OK, I’m not sure what to do. First off, I am female, and I have a really good friend of mine who is my best friend and I find her attractive – like, really attractive. She says she’s fat, but I don’t see it. I don’t see anything wrong in her. To me she is perfect. Every time I look at her, I think she is more beautiful than the last time I looked at her, even if it was 5 minutes ago.
I don’t know what to do. I don’t know what I am – if I am bi, straight, lesbian or just curious? I mean yeah, I would make out with her, and she knows how I feel about her. She says she has had a hunch for a while now, but it is just really hard because I honestly don’t know what to do. I know nothing will ever happen between us, and I know that for a fact.
Sometimes I think I was meant to be a male, not a female, because I know I would treat my friend as if she were a queen. But I really don’t know … If you could please help me, I would really appreciate it.
Letter submitted by:
You are an amazing and very brave person for sharing your story with us. It sounds like you’re having questions about your sexual orientation and gender identity, and it might help to know that questioning these things is very natural and something that many, many people question. Some people are sure of their sexual orientation and gender identity as children, others as teens, while others continue to question this as adults. In addition, your attraction to your friend seems to be causing you a lot of different feelings. I’m so glad that you wrote to Ask Trevor for help and support with everything you’re feeling and going through.
It sounds like you and this girl are very close friends. I think it’s important to understand that we can’t always choose with whom we fall in love. Sometimes we fall in love with close friends. It happens despite our best efforts. And that’s OK. Falling in love is never a bad thing. Falling in love with a close friend is great because you already know a lot about that person, and you know that you get along well.
Unfortunately, love is not a science, and no one is an expert on the rules. Some of the smartest people in history were terrible at love. We learn best by being honest about our feelings with ourselves and our loved ones.
If she is a good friend, then she will respond to you in a way that won’t hurt you, and she will be your friend no matter what. Although her response may not be what you want to hear, hopefully there will be a strong enough bond to continue your friendship in a healthy way.
I think it’s great that you are learning more about your sexuality and gender identity. As you learn more about how you feel, you will decide on a label that you feel comfortable with. Or you may not want any label. Either way, it’s your choice, and one that may change with time.
In trying to understand your sexuality, it might help to remember that sexual orientation involves emotional, romantic, as well as physical feelings and attraction to people of both genders (bisexual), people of the same gender (lesbian and gay), and people of the opposite gender (heterosexual or straight). It can also help to think about whom you have crushes on and who you fantasize about dating: girls, boys or both.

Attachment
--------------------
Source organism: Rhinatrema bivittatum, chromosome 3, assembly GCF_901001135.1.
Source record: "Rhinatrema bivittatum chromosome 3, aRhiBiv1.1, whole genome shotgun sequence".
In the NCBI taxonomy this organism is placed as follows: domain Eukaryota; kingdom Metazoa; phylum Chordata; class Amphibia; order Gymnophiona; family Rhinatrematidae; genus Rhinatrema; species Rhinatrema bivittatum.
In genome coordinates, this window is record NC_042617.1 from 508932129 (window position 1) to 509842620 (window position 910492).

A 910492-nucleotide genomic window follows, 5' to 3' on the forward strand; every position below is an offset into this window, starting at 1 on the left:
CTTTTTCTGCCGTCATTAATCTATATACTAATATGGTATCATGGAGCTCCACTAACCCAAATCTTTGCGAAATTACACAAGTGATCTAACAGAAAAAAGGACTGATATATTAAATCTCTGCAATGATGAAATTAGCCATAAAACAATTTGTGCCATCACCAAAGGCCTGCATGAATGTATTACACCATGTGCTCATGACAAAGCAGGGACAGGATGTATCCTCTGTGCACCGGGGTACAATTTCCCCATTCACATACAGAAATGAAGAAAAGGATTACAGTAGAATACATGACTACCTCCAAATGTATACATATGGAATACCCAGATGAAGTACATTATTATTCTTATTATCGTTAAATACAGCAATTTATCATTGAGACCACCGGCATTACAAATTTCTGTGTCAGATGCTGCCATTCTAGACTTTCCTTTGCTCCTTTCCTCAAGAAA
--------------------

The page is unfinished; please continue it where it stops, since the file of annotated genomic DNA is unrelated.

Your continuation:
There are many resources available that could help you learn more about your identity. One of the best is Parents, Families and Friends of Lesbians and Gays (PFLAG). This is a great organization, made up of mostly parents, that promotes the health and well-being of lesbian, gay, bisexual and transgender persons, their families and friends through support, education and advocacy. If you go to PFLAG’s Web site (http://www.pflag.org), and click on the “Gay, Lesbian & Bi” or “Transgender” tabs at the top, they will provide you with links to information and support. This could be really helpful information to you, especially as you learn more about your sexuality and want to share it with the people you care about. PFLAG also has local chapters in many cities across the Unites States; there may be one close to you.
On http://www.advocatesforyouth.org/index.php?option=com_content&task=view&id=730&Itemid=177 , you’ll find the brochure, “I Think I Might Be Lesbian…Now What Do I Do?”, which may help you with your questions about your sexuality. On www.bisexual.org, you’ll find a lot of helpful information on bisexuality. If you click on “Resources,” then “Bisexuality – General Information,” then “Bisexuality 101 from PFLAG,” you can find information that may help.
On http://www.genderspectrum.org/, you will find many resources related to gender identity. PFLAG’s (Parents, Families & Friends Of Lesbians & Gays) “Be Yourself: Questions for Gay, Lesbian, Bisexual and Transgender Youth” at http://www.pflag.org/fileadmin/user_upload/Be_Yourself_TT.pdf can be of further help as you try to understand your sexual orientation/gender identity. Remember that there’s no rush to figure this out.
No matter what happens, you can always contact the Trevor Project here through Ask Trevor. We also have Trevorchat, which is a forum in which you can chat with trained volunteers about anything that’s troubling you. And the Trevor Lifeline, which you can reach by calling 1-866-488-7386, operates 24 hours a day, seven days a week in the United States. There will always be someone there to help you talk more about the questions you have about your sexuality, as well as your feelings for your friend.
The Trevor Project also has an online social network at http://www.trevorspace.org. It’s an online community where lesbian, gay, bisexual, transgender, questioning (LGBTQ) and straight youth ages 13 to 24 can talk with each other, provide support, and find resources in their communities.
I hope this information has been helpful, and I hope it works out for the best. Please contact the Trevor Project with any other questions, or just to let us know how everything goes.